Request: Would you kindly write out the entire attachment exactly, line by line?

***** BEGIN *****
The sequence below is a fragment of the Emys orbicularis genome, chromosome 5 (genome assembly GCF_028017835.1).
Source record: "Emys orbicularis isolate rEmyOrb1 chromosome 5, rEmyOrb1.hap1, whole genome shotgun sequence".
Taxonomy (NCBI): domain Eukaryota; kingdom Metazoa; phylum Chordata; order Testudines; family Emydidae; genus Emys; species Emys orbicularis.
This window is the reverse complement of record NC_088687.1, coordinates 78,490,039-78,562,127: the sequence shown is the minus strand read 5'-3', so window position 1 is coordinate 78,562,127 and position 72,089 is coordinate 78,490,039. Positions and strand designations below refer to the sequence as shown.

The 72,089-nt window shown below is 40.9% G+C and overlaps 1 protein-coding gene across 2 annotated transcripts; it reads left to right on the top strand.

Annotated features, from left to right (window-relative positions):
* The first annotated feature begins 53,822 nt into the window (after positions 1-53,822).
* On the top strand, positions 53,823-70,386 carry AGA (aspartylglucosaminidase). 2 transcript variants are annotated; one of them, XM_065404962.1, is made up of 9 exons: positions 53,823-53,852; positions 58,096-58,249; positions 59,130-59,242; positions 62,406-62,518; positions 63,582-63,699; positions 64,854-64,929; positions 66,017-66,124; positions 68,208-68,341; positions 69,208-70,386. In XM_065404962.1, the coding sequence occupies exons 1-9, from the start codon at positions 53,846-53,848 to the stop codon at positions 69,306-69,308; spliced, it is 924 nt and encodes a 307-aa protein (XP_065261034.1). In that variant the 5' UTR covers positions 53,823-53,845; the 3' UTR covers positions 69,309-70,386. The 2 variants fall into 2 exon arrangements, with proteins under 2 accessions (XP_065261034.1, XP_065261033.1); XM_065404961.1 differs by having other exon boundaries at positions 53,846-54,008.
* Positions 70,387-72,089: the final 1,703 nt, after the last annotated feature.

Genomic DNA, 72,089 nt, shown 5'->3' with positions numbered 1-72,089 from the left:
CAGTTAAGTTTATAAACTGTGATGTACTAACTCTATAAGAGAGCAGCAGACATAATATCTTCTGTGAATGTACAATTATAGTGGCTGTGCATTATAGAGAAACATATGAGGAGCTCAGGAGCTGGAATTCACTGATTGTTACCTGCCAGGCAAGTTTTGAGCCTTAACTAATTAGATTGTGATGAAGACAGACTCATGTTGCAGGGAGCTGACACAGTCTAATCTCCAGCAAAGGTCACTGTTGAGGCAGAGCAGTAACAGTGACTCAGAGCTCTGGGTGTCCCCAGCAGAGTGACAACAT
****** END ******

The sequence below is a fragment of the Emys orbicularis genome, chromosome 5 (genome assembly GCF_028017835.1).
Source record: "Emys orbicularis isolate rEmyOrb1 chromosome 5, rEmyOrb1.hap1, whole genome shotgun sequence".
Taxonomy (NCBI): domain Eukaryota; kingdom Metazoa; phylum Chordata; order Testudines; family Emydidae; genus Emys; species Emys orbicularis.
This window is the reverse complement of record NC_088687.1, coordinates 78,490,039-78,562,127: the sequence shown is the minus strand read 5'-3', so window position 1 is coordinate 78,562,127 and position 72,089 is coordinate 78,490,039. Positions and strand designations below refer to the sequence as shown.

The 72,089-nt window shown below is 40.9% G+C and overlaps 1 protein-coding gene across 2 annotated transcripts; it reads left to right on the top strand.

Annotated features, from left to right (window-relative positions):
* The first annotated feature begins 53,822 nt into the window (after positions 1-53,822).
* On the top strand, positions 53,823-70,386 carry AGA (aspartylglucosaminidase). 2 transcript variants are annotated; one of them, XM_065404962.1, is made up of 9 exons: positions 53,823-53,852; positions 58,096-58,249; positions 59,130-59,242; positions 62,406-62,518; positions 63,582-63,699; positions 64,854-64,929; positions 66,017-66,124; positions 68,208-68,341; positions 69,208-70,386. In XM_065404962.1, the coding sequence occupies exons 1-9, from the start codon at positions 53,846-53,848 to the stop codon at positions 69,306-69,308; spliced, it is 924 nt and encodes a 307-aa protein (XP_065261034.1). In that variant the 5' UTR covers positions 53,823-53,845; the 3' UTR covers positions 69,309-70,386. The 2 variants fall into 2 exon arrangements, with proteins under 2 accessions (XP_065261034.1, XP_065261033.1); XM_065404961.1 differs by having other exon boundaries at positions 53,846-54,008.
* Positions 70,387-72,089: the final 1,703 nt, after the last annotated feature.

Genomic DNA, 72,089 nt, shown 5'->3' with positions numbered 1-72,089 from the left:
CAGTTAAGTTTATAAACTGTGATGTACTAACTCTATAAGAGAGCAGCAGACATAATATCTTCTGTGAATGTACAATTATAGTGGCTGTGCATTATAGAGAAACATATGAGGAGCTCAGGAGCTGGAATTCACTGATTGTTACCTGCCAGGCAAGTTTTGAGCCTTAACTAATTAGATTGTGATGAAGACAGACTCATGTTGCAGGGAGCTGACACAGTCTAATCTCCAGCAAAGGTCACTGTTGAGGCAGAGCAGTAACAGTGACTCAGAGCTCTGGGTGTCCCCAGCAGAGTGACAACAT